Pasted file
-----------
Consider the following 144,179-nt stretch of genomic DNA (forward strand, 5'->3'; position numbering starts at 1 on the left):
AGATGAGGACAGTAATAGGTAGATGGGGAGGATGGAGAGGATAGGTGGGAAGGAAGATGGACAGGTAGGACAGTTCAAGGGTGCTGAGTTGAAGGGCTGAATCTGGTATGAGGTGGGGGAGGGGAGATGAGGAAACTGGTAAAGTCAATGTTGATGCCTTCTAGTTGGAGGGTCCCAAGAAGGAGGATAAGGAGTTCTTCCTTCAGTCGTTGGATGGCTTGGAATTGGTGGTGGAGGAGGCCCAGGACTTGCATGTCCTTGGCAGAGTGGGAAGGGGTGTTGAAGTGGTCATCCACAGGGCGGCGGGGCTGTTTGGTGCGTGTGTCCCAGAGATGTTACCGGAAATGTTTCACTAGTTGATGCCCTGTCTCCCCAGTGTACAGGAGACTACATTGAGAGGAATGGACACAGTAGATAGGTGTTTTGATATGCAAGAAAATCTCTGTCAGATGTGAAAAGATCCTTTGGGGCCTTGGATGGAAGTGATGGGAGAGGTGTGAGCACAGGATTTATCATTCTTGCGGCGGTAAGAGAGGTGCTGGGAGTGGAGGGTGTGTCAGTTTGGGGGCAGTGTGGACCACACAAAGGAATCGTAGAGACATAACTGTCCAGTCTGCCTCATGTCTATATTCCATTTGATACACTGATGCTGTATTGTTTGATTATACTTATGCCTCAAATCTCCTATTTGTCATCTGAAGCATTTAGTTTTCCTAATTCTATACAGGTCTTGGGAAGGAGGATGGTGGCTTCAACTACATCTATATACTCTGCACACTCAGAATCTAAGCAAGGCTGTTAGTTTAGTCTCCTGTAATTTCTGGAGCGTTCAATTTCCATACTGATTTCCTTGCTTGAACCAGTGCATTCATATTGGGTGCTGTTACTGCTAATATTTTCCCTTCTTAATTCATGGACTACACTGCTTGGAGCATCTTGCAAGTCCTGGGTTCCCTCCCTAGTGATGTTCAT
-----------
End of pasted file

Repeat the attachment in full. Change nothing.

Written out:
Consider the following 144,179-nt stretch of genomic DNA (forward strand, 5'->3'; position numbering starts at 1 on the left):
AGATGAGGACAGTAATAGGTAGATGGGGAGGATGGAGAGGATAGGTGGGAAGGAAGATGGACAGGTAGGACAGTTCAAGGGTGCTGAGTTGAAGGGCTGAATCTGGTATGAGGTGGGGGAGGGGAGATGAGGAAACTGGTAAAGTCAATGTTGATGCCTTCTAGTTGGAGGGTCCCAAGAAGGAGGATAAGGAGTTCTTCCTTCAGTCGTTGGATGGCTTGGAATTGGTGGTGGAGGAGGCCCAGGACTTGCATGTCCTTGGCAGAGTGGGAAGGGGTGTTGAAGTGGTCATCCACAGGGCGGCGGGGCTGTTTGGTGCGTGTGTCCCAGAGATGTTACCGGAAATGTTTCACTAGTTGATGCCCTGTCTCCCCAGTGTACAGGAGACTACATTGAGAGGAATGGACACAGTAGATAGGTGTTTTGATATGCAAGAAAATCTCTGTCAGATGTGAAAAGATCCTTTGGGGCCTTGGATGGAAGTGATGGGAGAGGTGTGAGCACAGGATTTATCATTCTTGCGGCGGTAAGAGAGGTGCTGGGAGTGGAGGGTGTGTCAGTTTGGGGGCAGTGTGGACCACACAAAGGAATCGTAGAGACATAACTGTCCAGTCTGCCTCATGTCTATATTCCATTTGATACACTGATGCTGTATTGTTTGATTATACTTATGCCTCAAATCTCCTATTTGTCATCTGAAGCATTTAGTTTTCCTAATTCTATACAGGTCTTGGGAAGGAGGATGGTGGCTTCAACTACATCTATATACTCTGCACACTCAGAATCTAAGCAAGGCTGTTAGTTTAGTCTCCTGTAATTTCTGGAGCGTTCAATTTCCATACTGATTTCCTTGCTTGAACCAGTGCATTCATATTGGGTGCTGTTACTGCTAATATTTTCCCTTCTTAATTCATGGACTACACTGCTTGGAGCATCTTGCAAGTCCTGGGTTCCCTCCCTAGTGATGTTCAT